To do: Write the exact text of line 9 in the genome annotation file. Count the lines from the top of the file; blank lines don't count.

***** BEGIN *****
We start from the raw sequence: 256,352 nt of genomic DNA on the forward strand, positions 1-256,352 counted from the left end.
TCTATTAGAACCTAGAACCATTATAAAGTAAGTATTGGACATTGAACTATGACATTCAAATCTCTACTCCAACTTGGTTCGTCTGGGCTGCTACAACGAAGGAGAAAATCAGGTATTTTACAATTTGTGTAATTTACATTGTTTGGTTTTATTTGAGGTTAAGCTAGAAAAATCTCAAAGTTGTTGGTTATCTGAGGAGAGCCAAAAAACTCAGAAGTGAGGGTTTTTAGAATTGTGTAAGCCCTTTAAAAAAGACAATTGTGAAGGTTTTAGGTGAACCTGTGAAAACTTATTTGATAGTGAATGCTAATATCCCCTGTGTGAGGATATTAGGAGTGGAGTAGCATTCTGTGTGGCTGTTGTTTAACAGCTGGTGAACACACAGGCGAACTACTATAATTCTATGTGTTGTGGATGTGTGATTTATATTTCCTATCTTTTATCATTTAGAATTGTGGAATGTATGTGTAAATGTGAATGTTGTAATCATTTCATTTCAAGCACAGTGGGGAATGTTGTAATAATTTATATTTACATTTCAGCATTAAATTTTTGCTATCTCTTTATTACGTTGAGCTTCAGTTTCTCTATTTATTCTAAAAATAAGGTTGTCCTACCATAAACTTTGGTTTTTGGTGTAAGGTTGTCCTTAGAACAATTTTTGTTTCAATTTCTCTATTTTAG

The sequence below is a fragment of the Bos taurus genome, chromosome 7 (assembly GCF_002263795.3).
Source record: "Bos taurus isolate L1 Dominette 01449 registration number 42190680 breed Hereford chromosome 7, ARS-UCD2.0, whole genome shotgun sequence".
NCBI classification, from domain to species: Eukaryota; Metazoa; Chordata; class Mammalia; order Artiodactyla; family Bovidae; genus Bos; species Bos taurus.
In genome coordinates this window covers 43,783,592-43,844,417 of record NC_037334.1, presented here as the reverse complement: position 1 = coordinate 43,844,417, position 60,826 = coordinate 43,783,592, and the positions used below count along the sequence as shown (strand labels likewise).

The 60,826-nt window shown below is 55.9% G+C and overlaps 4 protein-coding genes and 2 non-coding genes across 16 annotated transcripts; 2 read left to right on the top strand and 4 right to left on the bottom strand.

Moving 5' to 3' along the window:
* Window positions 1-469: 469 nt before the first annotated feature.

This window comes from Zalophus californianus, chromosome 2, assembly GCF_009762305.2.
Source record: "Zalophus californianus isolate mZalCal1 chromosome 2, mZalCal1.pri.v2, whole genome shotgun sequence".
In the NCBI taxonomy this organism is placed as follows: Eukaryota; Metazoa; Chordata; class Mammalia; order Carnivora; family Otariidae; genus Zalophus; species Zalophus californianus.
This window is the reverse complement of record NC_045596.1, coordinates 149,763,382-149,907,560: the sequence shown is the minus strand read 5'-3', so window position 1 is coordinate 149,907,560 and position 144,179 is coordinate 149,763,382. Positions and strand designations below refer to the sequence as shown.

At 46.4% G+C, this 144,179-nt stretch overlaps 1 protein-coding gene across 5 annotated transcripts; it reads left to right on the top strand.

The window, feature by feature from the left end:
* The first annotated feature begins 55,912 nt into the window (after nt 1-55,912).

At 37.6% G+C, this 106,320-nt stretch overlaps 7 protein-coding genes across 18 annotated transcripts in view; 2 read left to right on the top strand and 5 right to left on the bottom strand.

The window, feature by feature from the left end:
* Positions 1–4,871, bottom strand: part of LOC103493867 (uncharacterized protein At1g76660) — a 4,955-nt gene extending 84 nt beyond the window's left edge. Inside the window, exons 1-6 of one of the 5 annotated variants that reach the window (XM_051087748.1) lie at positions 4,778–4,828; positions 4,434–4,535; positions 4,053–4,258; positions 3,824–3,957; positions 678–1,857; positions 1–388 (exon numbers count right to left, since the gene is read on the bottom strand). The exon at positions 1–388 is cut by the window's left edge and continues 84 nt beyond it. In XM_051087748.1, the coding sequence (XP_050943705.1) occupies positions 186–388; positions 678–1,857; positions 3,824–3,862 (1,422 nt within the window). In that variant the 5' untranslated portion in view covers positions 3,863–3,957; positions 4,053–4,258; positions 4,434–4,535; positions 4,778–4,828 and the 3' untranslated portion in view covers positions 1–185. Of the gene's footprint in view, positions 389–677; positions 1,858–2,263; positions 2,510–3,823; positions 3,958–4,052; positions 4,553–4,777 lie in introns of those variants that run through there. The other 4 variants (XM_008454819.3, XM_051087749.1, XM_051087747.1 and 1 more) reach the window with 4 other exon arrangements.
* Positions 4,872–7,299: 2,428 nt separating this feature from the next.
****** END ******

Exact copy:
* Window positions 1-469: 469 nt before the first annotated feature.